Leaders consider putting measure on schedule this week to give the Senate time to consider it before Thanksgiving recess.
Democratic leaders are considering a plan to bring up a stand-alone "bridge fund" supplemental bill for Iraq with conditions, including possible timelines for withdrawal. Aides described the option as tentative, with no final decisions until Democratic leaders meet again, which could happen as early as Tuesday morning. But the idea was gaining enough momentum that House Democratic leaders were considering putting the developing measure on the floor schedule this week to give the Senate time to consider it next week before adjourning for the Thanksgiving recess.
Aides said the overall size of the package and its conditions were unclear. Democratic leaders are caught between the anti-war wing of their party, which is pushing to keep the bill's cost low, and old bulls such as Senate Defense Appropriations Subcommittee Chairman Daniel Inouye, D-Hawaii, who has pushed for a package of at least $50 billion.
"The only way they can make this a pill that will be swallowed is if they put some sort of severe restrictions on it, but it all depends on what the strings are," said an aide to an "Out of Iraq" Caucus member.
During a speech today at the National Press Club, House Appropriations Chairman David Obey would not comment on possible next steps on Iraq but did say he would only support additional funds for the war if it is "in the context of a policy change," chiefly withdrawal of troops from combat zones before 2009. The discussions were affecting the timing of a vote this week on a separate bill to provide $459.6 billion in fiscal 2008 for the base Pentagon budget. The House is scheduled to appoint conferees on the Defense appropriations bill today, allowing negotiators to meet as early as Tuesday to sign off on its contents. That meeting could be put off until Wednesday pending discussions on a possible Iraq supplemental.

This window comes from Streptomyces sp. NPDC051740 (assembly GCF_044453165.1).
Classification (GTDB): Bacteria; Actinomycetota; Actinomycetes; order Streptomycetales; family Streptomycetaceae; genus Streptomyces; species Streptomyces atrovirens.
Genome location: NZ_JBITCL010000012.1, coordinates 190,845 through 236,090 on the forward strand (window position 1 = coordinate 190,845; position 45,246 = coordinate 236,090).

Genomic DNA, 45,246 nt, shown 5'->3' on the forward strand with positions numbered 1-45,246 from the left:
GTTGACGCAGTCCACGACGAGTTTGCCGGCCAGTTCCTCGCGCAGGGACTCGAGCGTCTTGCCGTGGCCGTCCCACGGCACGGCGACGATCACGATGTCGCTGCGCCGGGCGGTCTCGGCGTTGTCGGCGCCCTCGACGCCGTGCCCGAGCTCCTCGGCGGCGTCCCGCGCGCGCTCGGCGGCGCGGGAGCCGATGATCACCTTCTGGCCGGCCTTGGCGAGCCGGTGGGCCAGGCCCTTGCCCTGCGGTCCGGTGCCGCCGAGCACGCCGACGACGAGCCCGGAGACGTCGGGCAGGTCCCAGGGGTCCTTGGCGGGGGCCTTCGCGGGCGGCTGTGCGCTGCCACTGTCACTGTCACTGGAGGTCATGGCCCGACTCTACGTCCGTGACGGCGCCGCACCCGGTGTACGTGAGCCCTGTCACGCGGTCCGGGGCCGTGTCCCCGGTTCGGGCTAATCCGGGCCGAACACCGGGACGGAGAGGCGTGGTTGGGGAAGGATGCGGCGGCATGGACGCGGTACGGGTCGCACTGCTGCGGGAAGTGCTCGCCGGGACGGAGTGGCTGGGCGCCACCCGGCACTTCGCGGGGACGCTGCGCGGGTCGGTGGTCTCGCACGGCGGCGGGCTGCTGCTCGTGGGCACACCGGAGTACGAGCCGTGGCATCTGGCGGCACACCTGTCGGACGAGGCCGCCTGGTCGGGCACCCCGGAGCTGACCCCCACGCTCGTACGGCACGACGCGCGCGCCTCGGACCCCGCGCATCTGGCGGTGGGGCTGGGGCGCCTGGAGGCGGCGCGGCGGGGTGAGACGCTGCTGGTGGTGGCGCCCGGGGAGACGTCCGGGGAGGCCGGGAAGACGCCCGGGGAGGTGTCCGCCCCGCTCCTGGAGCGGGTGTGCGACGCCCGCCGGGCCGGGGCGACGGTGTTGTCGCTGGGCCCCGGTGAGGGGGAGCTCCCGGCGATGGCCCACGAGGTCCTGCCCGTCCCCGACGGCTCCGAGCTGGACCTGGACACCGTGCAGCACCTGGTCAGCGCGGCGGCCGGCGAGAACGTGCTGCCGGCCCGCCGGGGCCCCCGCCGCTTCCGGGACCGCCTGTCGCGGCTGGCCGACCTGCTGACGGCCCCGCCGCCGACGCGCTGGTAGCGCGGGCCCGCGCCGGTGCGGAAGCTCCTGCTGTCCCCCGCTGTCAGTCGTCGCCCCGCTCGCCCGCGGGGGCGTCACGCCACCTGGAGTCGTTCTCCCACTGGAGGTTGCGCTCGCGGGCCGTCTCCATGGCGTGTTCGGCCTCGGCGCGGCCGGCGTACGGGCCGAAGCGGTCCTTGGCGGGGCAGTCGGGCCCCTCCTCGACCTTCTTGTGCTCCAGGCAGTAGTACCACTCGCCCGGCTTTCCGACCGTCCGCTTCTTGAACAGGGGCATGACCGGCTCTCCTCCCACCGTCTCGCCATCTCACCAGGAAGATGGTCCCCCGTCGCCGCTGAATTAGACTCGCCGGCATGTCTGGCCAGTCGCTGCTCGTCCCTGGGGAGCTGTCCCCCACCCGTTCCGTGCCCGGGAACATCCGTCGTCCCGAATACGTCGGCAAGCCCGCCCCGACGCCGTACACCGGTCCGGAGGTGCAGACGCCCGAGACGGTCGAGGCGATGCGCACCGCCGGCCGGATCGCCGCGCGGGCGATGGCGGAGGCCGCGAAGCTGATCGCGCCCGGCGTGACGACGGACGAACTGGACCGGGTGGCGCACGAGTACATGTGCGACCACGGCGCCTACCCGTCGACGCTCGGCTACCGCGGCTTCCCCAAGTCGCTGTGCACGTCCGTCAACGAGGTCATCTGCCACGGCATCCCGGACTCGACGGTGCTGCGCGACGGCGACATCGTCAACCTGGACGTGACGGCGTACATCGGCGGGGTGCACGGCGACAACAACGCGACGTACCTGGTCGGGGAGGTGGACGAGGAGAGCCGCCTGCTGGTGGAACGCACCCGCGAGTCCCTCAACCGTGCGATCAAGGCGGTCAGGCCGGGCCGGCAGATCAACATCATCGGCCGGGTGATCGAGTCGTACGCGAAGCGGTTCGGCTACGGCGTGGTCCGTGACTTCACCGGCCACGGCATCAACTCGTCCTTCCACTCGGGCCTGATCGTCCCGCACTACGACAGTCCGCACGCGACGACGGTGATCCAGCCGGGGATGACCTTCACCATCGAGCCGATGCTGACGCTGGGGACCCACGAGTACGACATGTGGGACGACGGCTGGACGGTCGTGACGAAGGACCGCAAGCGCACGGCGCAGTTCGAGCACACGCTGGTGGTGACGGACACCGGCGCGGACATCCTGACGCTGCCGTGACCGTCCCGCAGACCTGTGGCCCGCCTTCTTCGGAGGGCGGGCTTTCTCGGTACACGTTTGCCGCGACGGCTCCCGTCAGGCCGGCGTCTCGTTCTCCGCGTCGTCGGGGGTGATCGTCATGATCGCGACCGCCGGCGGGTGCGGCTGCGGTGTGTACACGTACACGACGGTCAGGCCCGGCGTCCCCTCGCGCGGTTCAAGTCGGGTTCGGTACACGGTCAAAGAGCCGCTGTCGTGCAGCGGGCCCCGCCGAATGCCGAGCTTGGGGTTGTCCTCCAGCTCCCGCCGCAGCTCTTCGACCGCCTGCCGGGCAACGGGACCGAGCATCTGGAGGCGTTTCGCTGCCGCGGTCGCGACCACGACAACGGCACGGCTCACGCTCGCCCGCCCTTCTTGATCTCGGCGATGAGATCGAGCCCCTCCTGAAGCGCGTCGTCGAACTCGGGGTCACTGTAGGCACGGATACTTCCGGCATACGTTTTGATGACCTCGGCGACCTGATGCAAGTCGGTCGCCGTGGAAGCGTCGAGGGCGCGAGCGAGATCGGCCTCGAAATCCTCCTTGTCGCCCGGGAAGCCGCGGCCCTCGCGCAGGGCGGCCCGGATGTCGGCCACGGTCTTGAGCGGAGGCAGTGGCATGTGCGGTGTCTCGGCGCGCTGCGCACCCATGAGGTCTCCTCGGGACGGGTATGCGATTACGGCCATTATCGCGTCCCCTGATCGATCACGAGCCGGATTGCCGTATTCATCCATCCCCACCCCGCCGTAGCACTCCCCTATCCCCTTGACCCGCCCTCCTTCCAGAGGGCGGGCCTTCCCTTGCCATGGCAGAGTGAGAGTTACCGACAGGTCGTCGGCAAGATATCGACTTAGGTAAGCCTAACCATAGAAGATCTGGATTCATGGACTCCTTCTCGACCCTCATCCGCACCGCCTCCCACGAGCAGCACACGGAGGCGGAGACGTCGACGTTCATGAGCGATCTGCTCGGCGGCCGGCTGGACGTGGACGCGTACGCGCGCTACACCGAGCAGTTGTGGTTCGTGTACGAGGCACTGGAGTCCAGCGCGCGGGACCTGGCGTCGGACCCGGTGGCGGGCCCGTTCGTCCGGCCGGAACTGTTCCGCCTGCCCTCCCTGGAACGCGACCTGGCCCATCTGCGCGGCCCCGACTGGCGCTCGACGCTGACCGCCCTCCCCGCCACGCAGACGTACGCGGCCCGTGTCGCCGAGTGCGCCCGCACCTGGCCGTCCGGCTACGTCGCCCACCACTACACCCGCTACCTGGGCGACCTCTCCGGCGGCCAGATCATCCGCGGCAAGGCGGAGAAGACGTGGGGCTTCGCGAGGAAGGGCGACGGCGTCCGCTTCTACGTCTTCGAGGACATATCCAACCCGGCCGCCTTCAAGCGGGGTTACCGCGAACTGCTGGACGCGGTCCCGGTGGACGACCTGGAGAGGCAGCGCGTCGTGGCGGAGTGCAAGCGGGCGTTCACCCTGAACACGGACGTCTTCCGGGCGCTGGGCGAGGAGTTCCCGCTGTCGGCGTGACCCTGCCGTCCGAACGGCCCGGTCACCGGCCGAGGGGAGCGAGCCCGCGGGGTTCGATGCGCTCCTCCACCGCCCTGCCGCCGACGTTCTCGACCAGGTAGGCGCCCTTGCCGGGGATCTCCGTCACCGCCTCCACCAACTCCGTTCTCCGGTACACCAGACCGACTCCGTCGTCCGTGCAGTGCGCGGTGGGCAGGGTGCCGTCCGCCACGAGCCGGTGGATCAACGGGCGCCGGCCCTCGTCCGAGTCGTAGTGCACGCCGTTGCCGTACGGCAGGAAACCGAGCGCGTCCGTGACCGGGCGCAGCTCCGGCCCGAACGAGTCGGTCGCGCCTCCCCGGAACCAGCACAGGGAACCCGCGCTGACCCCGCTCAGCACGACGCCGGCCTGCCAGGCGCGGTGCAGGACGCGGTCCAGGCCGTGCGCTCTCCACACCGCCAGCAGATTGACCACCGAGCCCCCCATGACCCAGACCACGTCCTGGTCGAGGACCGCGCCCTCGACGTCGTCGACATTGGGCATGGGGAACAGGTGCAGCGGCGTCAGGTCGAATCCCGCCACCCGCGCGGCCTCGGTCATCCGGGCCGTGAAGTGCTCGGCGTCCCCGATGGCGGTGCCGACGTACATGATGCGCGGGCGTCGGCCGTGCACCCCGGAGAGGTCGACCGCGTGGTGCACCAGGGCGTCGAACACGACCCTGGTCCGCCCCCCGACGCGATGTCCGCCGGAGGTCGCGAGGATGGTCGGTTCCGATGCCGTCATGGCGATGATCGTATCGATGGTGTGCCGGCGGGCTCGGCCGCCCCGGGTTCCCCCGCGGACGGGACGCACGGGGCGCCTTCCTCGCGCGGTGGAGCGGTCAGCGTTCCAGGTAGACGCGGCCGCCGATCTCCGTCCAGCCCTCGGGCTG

Leaders were still deciding whether to include an immediate $11 billion infusion for mine-resistant, ambush-protected vehicles in the Defense spending, as that measure is likely to go quickly to President Bush for his signature -- unlike a bridge fund with conditions, which Bush would likely oppose. The strategy of considering a stand-alone Iraq bill with conditions allows Democratic leaders to cover their left flank, while lambasting Republicans for holding up funds for the troops if they oppose the bill. Republicans probably will dismiss the strategy as a ploy to hold troop funding hostage to arbitrary conditions.
Such calculations are playing into debate this week on a $215 billion package of Labor-HHS and VA-Military Construction spending. The bill is scheduled for the House floor as early as Tuesday. House Republicans are lining up against the package, arguing Democrats are trying to blackmail them into voting for a Labor-HHS bill that is $10 billion above Bush's request by tying it to the sensitive VA-Military Construction spending bill with Veterans Day on Sunday. Senate Republicans are expected to use a rules change implemented this year to force the Democrats to get 60 votes or split the package. Republicans are expected to have the necessary votes to force that outcome in the Senate.